Tashkent Chorsu Bazaar is one of the largest in Central Asia. Under seven huge domes covered with colored glazed tiles are the pavilions where farmers sell their produce. In the fruit and vegetable sections you are dazzled by the abundance and variety of the merchandise. On the stalls are piles of ruddy apples and honey-tasting pears, fuzzy peaches, prunes, large quinces, and bunches of black, pink and amber-colored sweet grapes. The yellow figs are carefully covered with green leaves. In baskets are pomegranates with ruby seeds and orange-red persimmons. And there are mountains of huge watermelons and pineapple-smelling melons.
In one of the pavilions you get enveloped in a cloud of spicy aromas. There are so many of them here! Saffron and cinnamon, red and black pepper, cloves, nutmegs, cardamom, caraway seeds, and cumin seeds, without which no genuine Uzbek plov can be made … Under another dome fresh mutton and choice beef are on display. Here and there sacks with of rice are piled, navat-sugar crystals glitter… Vying with each other, the salesmen loudly offer raisins and dried apricots, almonds and pistachios, walnuts and peanuts…
Chorsu Bazaar is not only the largest but also the oldest in the region. Over two thousand years ago this suburb of Tashkent, called Chach, accommodated artisans’ residential area. Here, at the junction of nomadic and settled tribes habitations, there developed in ancient times a sort of a market, where the local farmers, nomads and outlandish merchants exchanged and traded their goods. Early in the Middle Ages the bazaar came to be at the very junction of shakhristan- inner town and craftsmen’s rabad-suburb, thus turning into the real city center. Through each gate of the city, the arterial roads originating from the Great Silk Road traversed the city and converged in this very place. The bazaar was not only a trading ground but also a sort of a club where people learnt the news and listened to jarchi-criers shouting out the khan’s decrees. Maskaraboz-actors and ropewalkers performed in the bazaar square; here outlandish merchants told stories about mysterious faraway lands.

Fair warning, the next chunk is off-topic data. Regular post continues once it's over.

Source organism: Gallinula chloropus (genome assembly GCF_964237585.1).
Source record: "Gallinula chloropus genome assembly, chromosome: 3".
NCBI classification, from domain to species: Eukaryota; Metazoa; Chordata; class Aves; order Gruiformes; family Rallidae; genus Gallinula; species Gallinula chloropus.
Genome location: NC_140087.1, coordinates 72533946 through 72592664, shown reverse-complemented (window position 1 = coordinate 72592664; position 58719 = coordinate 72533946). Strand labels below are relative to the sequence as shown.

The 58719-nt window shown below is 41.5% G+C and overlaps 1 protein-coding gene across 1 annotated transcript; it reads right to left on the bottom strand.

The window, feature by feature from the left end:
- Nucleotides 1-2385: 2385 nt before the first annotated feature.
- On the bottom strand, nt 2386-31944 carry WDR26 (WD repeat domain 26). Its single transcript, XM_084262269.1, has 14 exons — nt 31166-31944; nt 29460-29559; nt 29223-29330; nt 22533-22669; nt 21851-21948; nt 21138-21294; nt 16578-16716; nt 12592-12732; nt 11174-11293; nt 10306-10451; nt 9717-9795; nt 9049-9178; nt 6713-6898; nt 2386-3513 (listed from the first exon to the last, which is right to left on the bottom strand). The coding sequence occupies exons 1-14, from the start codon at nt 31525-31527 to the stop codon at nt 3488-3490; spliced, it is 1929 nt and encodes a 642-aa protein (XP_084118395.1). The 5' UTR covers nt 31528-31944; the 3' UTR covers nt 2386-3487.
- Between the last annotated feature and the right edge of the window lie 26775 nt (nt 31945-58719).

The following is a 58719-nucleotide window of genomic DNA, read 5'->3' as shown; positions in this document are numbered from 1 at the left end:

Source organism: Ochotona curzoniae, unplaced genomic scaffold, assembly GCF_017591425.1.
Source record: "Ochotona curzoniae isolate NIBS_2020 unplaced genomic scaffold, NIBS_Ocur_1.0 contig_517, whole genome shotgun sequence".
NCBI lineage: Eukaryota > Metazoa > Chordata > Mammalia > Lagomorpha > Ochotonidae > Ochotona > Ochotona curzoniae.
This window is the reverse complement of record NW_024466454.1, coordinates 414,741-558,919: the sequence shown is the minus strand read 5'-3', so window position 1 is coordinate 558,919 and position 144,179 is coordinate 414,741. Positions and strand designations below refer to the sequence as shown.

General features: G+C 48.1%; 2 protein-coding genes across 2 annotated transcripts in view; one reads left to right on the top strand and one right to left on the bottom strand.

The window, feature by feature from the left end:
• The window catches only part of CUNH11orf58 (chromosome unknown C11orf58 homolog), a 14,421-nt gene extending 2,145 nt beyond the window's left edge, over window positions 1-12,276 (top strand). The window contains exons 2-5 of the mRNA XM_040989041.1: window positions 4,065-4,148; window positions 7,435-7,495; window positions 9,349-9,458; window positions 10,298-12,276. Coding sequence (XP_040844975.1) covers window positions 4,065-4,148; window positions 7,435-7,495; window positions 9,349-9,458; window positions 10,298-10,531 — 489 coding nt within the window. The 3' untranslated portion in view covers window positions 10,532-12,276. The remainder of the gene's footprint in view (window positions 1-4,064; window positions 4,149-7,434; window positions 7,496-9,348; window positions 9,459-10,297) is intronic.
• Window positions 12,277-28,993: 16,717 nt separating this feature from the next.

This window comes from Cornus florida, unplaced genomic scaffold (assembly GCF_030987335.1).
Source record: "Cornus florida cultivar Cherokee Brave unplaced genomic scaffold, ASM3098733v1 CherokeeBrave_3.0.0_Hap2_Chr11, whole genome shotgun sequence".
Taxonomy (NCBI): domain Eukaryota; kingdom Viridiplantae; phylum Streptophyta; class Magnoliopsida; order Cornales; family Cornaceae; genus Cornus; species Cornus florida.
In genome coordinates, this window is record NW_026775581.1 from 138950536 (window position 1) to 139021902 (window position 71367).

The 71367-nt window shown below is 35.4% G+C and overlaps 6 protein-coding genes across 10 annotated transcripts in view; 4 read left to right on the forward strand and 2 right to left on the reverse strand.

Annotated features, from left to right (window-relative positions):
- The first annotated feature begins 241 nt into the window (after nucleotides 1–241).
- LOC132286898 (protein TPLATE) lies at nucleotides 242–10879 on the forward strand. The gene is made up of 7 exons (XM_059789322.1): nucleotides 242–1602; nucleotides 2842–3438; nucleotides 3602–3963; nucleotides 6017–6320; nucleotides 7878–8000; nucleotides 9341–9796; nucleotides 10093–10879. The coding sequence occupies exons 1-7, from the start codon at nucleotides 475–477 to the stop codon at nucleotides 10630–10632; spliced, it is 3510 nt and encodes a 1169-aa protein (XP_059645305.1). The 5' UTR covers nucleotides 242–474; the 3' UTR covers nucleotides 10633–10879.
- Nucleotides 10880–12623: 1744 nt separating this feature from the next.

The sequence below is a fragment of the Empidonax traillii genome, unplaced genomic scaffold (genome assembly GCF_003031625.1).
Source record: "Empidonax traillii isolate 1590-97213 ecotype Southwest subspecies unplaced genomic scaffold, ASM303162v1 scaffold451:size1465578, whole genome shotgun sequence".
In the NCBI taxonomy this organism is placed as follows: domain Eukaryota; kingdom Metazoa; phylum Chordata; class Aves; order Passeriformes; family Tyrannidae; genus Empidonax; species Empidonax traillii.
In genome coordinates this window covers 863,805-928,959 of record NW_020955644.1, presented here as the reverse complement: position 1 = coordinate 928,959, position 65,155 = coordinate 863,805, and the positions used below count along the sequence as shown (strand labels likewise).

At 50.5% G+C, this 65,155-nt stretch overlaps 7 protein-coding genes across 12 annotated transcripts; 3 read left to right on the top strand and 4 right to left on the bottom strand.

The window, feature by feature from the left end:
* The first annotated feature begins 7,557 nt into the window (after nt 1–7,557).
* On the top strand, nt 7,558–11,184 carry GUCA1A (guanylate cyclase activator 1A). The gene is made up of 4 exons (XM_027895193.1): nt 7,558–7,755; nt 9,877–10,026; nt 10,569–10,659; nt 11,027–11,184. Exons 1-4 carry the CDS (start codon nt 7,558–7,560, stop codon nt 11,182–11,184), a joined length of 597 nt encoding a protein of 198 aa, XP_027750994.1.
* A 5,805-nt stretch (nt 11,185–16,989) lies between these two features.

As in the old days, today Chorsu Bazaar is surrounded by craftsmen’s shops where they make and immediately offer for sale traditional jewelry, gold-embroidery caftans, suzane-tapestries, pichok-knives, wicker baskets, musical instruments, and metal trays of various sizes and shapes with chasings and engravings. In the carpet section they sell carpets and tapestries from Khiva, Samarkand and Bukhara.
Chorsu Bazaar, full of fabulous wealth and exotic goods, opens its gates with a hearty ‘Khush kelibsiz!’ – ‘Welcome!’